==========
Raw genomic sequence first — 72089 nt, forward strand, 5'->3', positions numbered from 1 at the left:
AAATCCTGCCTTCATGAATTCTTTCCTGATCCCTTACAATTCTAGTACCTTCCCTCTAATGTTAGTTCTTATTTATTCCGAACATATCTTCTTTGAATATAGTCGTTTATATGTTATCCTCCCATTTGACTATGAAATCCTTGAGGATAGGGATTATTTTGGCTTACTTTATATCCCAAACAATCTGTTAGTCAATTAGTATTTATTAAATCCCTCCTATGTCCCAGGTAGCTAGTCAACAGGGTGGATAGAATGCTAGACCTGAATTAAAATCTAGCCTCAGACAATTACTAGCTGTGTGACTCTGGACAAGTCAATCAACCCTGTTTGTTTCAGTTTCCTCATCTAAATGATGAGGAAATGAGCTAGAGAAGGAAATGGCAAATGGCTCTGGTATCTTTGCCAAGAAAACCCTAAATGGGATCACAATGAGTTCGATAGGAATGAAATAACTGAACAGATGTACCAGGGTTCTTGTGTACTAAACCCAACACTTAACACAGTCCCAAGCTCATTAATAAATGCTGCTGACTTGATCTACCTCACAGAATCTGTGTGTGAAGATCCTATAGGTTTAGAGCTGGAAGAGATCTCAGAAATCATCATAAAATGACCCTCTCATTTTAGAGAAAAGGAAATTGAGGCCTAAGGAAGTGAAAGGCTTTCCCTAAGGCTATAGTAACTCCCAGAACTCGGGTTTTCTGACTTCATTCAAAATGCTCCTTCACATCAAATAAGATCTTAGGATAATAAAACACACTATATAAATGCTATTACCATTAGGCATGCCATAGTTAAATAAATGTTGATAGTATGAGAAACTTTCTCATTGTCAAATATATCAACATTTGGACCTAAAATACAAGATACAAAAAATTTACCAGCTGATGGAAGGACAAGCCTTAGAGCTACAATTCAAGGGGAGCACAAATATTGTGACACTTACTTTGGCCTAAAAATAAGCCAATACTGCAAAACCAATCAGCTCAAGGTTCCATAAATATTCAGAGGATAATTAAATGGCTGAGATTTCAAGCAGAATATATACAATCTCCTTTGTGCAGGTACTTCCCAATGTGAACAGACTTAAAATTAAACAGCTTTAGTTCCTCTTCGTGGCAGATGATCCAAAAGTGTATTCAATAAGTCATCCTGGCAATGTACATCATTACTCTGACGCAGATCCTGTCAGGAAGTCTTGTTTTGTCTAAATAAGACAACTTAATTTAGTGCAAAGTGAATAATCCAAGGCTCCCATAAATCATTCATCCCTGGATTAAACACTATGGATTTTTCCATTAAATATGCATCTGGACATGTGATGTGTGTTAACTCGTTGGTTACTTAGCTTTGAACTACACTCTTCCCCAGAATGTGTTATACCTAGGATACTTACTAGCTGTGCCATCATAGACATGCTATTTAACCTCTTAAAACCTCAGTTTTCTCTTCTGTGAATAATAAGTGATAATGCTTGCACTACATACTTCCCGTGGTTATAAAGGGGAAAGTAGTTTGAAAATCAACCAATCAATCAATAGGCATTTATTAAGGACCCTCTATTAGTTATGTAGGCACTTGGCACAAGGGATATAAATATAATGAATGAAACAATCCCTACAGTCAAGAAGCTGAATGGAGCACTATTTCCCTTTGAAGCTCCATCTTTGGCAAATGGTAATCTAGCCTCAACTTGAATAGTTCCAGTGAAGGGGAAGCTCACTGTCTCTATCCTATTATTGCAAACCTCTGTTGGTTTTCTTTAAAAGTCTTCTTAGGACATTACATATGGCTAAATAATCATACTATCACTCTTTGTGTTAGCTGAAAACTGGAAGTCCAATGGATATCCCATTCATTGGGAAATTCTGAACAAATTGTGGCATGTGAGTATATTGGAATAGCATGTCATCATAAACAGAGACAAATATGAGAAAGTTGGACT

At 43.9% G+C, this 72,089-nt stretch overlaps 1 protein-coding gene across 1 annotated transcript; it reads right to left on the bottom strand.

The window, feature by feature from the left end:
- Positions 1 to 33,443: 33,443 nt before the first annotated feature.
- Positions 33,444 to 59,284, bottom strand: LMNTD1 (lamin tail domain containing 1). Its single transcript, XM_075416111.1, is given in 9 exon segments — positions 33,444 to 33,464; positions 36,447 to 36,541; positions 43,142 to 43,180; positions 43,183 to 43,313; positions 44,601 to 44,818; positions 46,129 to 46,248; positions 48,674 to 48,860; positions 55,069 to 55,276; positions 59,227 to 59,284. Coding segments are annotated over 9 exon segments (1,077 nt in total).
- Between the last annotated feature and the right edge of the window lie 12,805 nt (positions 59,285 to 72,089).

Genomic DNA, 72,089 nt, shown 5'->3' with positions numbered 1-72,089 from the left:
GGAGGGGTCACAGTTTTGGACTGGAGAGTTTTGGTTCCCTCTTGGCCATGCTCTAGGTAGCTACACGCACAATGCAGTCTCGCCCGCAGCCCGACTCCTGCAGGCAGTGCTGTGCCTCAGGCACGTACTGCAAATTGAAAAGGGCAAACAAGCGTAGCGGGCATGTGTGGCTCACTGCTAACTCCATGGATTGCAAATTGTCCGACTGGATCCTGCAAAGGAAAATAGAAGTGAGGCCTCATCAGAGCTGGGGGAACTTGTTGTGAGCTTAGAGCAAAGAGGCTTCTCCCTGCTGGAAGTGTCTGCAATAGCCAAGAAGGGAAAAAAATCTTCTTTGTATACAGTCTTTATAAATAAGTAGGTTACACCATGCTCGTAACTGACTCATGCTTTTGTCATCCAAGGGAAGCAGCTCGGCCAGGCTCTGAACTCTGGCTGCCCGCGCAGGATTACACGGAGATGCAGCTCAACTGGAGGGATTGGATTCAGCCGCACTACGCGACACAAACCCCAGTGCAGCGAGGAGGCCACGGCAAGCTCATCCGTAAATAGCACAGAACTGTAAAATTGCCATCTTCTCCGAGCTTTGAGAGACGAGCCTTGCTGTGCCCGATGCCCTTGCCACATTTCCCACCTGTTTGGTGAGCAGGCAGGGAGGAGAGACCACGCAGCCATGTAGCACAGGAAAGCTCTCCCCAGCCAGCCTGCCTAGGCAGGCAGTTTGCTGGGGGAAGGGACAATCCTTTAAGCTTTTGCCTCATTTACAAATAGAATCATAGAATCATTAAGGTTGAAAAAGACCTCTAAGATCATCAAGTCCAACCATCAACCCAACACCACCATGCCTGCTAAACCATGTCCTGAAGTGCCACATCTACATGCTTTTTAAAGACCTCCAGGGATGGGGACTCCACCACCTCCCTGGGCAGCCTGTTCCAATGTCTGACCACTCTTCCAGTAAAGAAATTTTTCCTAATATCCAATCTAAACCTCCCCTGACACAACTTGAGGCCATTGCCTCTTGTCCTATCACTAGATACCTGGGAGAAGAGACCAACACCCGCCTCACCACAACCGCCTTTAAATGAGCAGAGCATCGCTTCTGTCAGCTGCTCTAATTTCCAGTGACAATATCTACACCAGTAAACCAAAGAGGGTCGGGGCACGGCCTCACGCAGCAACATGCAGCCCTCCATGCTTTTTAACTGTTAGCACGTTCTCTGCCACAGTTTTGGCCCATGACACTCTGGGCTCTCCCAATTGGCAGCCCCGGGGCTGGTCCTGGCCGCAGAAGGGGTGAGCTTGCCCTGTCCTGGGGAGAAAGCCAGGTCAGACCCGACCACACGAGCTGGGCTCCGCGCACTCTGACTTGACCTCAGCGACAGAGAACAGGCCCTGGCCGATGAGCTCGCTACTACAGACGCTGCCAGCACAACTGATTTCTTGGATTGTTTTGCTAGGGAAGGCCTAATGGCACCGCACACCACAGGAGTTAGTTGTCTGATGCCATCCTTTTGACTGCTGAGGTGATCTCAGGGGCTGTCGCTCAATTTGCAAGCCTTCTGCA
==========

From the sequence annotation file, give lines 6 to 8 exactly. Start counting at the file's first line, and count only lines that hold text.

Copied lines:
- Positions 33,444 to 59,284, bottom strand: LMNTD1 (lamin tail domain containing 1). Its single transcript, XM_075416111.1, is given in 9 exon segments — positions 33,444 to 33,464; positions 36,447 to 36,541; positions 43,142 to 43,180; positions 43,183 to 43,313; positions 44,601 to 44,818; positions 46,129 to 46,248; positions 48,674 to 48,860; positions 55,069 to 55,276; positions 59,227 to 59,284. Coding segments are annotated over 9 exon segments (1,077 nt in total).
- Between the last annotated feature and the right edge of the window lie 12,805 nt (positions 59,285 to 72,089).

Genomic DNA, 72,089 nt, shown 5'->3' with positions numbered 1-72,089 from the left: